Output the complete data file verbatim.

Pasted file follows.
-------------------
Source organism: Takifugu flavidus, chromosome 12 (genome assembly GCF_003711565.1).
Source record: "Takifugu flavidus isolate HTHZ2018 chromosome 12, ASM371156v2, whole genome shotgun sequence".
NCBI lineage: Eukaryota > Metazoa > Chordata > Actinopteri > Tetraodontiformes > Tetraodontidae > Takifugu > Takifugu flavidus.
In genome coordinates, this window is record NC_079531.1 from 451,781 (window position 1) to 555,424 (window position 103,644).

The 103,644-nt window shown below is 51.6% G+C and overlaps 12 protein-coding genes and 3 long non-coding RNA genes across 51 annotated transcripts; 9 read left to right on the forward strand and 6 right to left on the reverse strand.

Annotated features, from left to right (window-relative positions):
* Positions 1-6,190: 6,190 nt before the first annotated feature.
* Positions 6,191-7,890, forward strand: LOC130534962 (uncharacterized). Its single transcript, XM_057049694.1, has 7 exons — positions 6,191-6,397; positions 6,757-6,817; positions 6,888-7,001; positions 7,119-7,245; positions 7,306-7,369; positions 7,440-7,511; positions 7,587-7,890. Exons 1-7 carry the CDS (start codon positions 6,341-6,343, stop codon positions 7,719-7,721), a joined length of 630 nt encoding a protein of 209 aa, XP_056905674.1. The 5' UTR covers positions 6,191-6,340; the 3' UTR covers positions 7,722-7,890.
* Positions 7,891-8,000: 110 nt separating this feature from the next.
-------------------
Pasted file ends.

Source organism: Takifugu flavidus, chromosome 12 (genome assembly GCF_003711565.1).
Source record: "Takifugu flavidus isolate HTHZ2018 chromosome 12, ASM371156v2, whole genome shotgun sequence".
NCBI lineage: Eukaryota > Metazoa > Chordata > Actinopteri > Tetraodontiformes > Tetraodontidae > Takifugu > Takifugu flavidus.
In genome coordinates, this window is record NC_079531.1 from 451,781 (window position 1) to 555,424 (window position 103,644).

The 103,644-nt window shown below is 51.6% G+C and overlaps 12 protein-coding genes and 3 long non-coding RNA genes across 51 annotated transcripts; 9 read left to right on the forward strand and 6 right to left on the reverse strand.

Annotated features, from left to right (window-relative positions):
* Positions 1-6,190: 6,190 nt before the first annotated feature.
* Positions 6,191-7,890, forward strand: LOC130534962 (uncharacterized). Its single transcript, XM_057049694.1, has 7 exons — positions 6,191-6,397; positions 6,757-6,817; positions 6,888-7,001; positions 7,119-7,245; positions 7,306-7,369; positions 7,440-7,511; positions 7,587-7,890. Exons 1-7 carry the CDS (start codon positions 6,341-6,343, stop codon positions 7,719-7,721), a joined length of 630 nt encoding a protein of 209 aa, XP_056905674.1. The 5' UTR covers positions 6,191-6,340; the 3' UTR covers positions 7,722-7,890.
* Positions 7,891-8,000: 110 nt separating this feature from the next.